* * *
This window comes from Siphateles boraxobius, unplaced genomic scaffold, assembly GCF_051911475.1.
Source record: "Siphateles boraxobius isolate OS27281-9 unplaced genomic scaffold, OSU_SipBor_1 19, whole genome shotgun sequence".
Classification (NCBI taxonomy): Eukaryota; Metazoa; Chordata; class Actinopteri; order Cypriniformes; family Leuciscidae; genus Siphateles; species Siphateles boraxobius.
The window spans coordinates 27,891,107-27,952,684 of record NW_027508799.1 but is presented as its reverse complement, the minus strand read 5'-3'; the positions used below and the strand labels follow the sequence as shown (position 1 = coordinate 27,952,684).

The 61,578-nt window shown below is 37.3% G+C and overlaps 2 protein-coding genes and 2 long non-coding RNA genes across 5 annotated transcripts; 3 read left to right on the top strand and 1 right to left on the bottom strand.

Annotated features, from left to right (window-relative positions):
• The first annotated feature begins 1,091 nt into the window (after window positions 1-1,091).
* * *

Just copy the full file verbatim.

This window comes from Siphateles boraxobius, unplaced genomic scaffold, assembly GCF_051911475.1.
Source record: "Siphateles boraxobius isolate OS27281-9 unplaced genomic scaffold, OSU_SipBor_1 19, whole genome shotgun sequence".
Classification (NCBI taxonomy): Eukaryota; Metazoa; Chordata; class Actinopteri; order Cypriniformes; family Leuciscidae; genus Siphateles; species Siphateles boraxobius.
The window spans coordinates 27,891,107-27,952,684 of record NW_027508799.1 but is presented as its reverse complement, the minus strand read 5'-3'; the positions used below and the strand labels follow the sequence as shown (position 1 = coordinate 27,952,684).

The 61,578-nt window shown below is 37.3% G+C and overlaps 2 protein-coding genes and 2 long non-coding RNA genes across 5 annotated transcripts; 3 read left to right on the top strand and 1 right to left on the bottom strand.

Annotated features, from left to right (window-relative positions):
• The first annotated feature begins 1,091 nt into the window (after window positions 1-1,091).